The Winter’s Tale – December 2006

Experience: 6/10

By William Shakespeare

Directed by Dominic Cooke

Venue: Swan Theatre

Date: Thursday 14th December 2006

This production sees the Swan boarded over to create a promenade space, with the seating being in the galleries only. It reminded me of the Roundhouse production, and given how much the RSC has taken on this year with the complete works, doing many productions themselves, it wouldn’t be surprising if they decided to reuse several good productions of the recent past. After all, Michael Boyd has resuscitated his Henrys (seeing those in February).

There was a long, curved walkway spiralling down from the right gallery level to the ground by what would normally be the main entrance to the auditorium. All metal. There was a walkway across the left front of the gallery, the side we were sitting on this time. At the back, the balconies had been extended forward, to create a reasonable sized room for some of the scenes – Mamillius’s bedroom and  Leontes’ study. It was a bit small, though, and the actors had to keep out of each other’s way so characters could get in and out of the door. I know Leontes shuts himself away, but this is ridiculous! Otherwise, various pieces of furniture, platforms, etc., were brought on as needed.

At the start, there was an actor sitting on the walkway just to my right. He was dressed as a gardener and appeared to be working with a tray of seedlings. I had no idea who he was (he turned out to be Time, who delivers the introduction to the second half), but he blocked my view quite badly at the start, so that I lost much of the emotional aspects of the early stages, especially Leontes inciting Camillo to kill Polixinus. I also found I lost a lot of the dialogue – not sure how much was down to the more open nature of the performance space, and how much down to delivery. The more experienced actors were fine, on the whole, but some of the younger ones weren’t so punchy, and didn’t always inflect their speeches so well. There was music at the start which continued over the dialogue, and I found that got in the way a bit.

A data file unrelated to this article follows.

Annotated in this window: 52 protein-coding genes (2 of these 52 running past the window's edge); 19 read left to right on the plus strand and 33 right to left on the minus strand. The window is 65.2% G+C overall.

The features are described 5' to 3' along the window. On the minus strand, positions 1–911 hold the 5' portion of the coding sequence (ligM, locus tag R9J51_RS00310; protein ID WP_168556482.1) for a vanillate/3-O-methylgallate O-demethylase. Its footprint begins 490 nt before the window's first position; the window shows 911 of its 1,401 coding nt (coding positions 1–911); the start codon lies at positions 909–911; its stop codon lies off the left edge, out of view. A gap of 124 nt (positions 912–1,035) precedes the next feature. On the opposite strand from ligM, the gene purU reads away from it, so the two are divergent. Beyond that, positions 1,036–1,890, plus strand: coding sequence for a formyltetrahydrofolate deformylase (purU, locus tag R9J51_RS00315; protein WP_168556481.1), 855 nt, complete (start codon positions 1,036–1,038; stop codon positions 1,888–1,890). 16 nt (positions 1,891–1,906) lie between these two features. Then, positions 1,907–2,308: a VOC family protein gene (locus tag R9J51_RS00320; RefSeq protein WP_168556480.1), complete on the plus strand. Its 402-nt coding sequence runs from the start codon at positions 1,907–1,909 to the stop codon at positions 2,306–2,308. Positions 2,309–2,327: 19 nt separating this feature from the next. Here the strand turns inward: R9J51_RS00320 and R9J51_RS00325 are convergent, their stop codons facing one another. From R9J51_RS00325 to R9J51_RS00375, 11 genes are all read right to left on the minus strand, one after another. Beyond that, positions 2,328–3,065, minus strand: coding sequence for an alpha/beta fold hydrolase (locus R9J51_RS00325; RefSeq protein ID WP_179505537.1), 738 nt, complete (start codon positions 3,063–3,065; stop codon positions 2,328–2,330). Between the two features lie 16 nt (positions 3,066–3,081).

Autolycus was as scantily clad as I’ve seen in the Swan, excepting Tales from Ovid, but didn’t impress me (as a production choice, I mean). The sheep-shearing celebration seemed a bit tame – although the promenaders helped in terms of numbers, they were just standing around, and made the whole thing seem a bit dull. It was also a bit off-putting when it came to the more intimate scenes, such as Camillo advising Florizel and Perdita to flee to Sicilia. I still got emotional at the reunion scene.

All in all I felt the production didn’t suit the Swan space, the rearrangements made it difficult to see what was going on, and to hear clearly, and although it was a lively production with a lot of good performances (Nigel Cooke and Anton Lesser particularly) it just didn’t sparkle for me.

© 2006 Sheila Evans at ilovetheatre.me

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